A cursory (not cursive) relapse this morning into the pre digital age of handwritten correspondence and refrigerator reminders and maybe even illicitly passed classroom notes and mysterious marginalia…
Mark Oppenheimer’s reflection on “The Lost Virtue of Cursive” touched a poignant and sympathetic chord with me.
I can’t escape the conviction that cursive—writing it and knowing how to read it—represents some universal value… This is sheer nonsense, of course. (Source: Mark Oppenheimer, The New Yorker, October 22, 2016)
I totally get his perspective. I’ve become a knee-jerk apologist for alternatives to digital communication. Not because I’m a Luddite. Quite the contrary, in fact. I’ve embraced the digital evolution since I was a youngster. I’m a digital native, thanks in large part to my parents who raised us on proto-PCs and insisted that we learn to code (remember Basic?) and touch type at a time when it was odd. Geeky even. For a couple of decades I’ve logged an unseemly portion of every day on digital keyboards.
And, of course, keyboarding has swallowed my handwriting whole… But when I do use my cursive, however seldom, it’s with a small rush of good feelings. Cursive, to me, is those letters at camp, and, later, letters from my parents at college… (Source: Mark Oppenheimer, The New Yorker, October 22, 2016)
So is it nostalgia then, a hankering for a patinated past that evokes my yearning for pre digital alternatives? For cursive missives and fountain pen personalization and DNA dripping doodles? Probably, at least in part. But I refuse to believe that it’s just nostalgia. Nor am I willing to concede that writing and reading cursive is valueless.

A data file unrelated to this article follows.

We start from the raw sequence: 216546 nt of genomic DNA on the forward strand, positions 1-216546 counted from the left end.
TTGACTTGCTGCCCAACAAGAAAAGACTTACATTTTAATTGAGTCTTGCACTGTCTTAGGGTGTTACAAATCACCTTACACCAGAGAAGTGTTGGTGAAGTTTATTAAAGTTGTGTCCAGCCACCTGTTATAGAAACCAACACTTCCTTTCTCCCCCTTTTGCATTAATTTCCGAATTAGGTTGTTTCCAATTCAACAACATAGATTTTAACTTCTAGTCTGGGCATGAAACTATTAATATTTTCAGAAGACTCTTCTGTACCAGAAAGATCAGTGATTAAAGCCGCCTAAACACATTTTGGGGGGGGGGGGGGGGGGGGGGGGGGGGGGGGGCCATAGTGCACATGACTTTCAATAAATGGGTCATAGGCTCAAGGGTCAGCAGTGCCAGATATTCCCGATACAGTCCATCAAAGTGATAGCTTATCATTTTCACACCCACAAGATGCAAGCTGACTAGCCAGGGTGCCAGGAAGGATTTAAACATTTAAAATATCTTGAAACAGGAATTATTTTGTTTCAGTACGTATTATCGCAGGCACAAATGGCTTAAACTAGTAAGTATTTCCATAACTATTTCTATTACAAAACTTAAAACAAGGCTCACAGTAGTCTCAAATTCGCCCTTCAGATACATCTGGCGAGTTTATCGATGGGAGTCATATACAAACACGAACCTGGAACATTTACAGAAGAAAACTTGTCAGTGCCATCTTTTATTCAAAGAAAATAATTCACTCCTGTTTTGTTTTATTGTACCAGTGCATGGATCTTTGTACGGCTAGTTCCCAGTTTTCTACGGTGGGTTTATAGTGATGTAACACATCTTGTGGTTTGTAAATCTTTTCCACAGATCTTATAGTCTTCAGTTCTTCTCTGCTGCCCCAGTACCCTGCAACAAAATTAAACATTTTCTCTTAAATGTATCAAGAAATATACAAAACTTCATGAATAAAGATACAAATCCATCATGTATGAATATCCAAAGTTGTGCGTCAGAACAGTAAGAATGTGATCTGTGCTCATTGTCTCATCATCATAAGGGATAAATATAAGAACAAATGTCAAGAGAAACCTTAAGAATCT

Maybe I’m just stubborn. Or maybe, just maybe, cursive and hugs have something in common?
I’m not a psychologist or a psychiatrist or any other stripe of scientific savant. Nor am I qualified to opine on the neurochemistry of happiness, not by a long shot. But I can’t help wondering if there isn’t a pretty potent connection between cursive communications and the blessed buzz of oxytocin, serotonin, dopamine, and endorphins. Maybe handmade communications provide a profoundly important bridge across the increasingly impersonal, even slightly aseptic modes of interpersonal communications that connect/isolate us in this exciting introduction to the 21st century. Could inky cursive and fingerprinted doodles and just-at-the-right-time hugs be distant cousins?
More than Hugs & Kisses
In response to this post my father, Gordon Davis, emailed me John Donne’s opening to “To Sir Henry Wotton”.
Sir, more than kisses, letters mingle souls,
For thus, friends absent speak. ~ John Donne
Spot on. Thanks, Dad!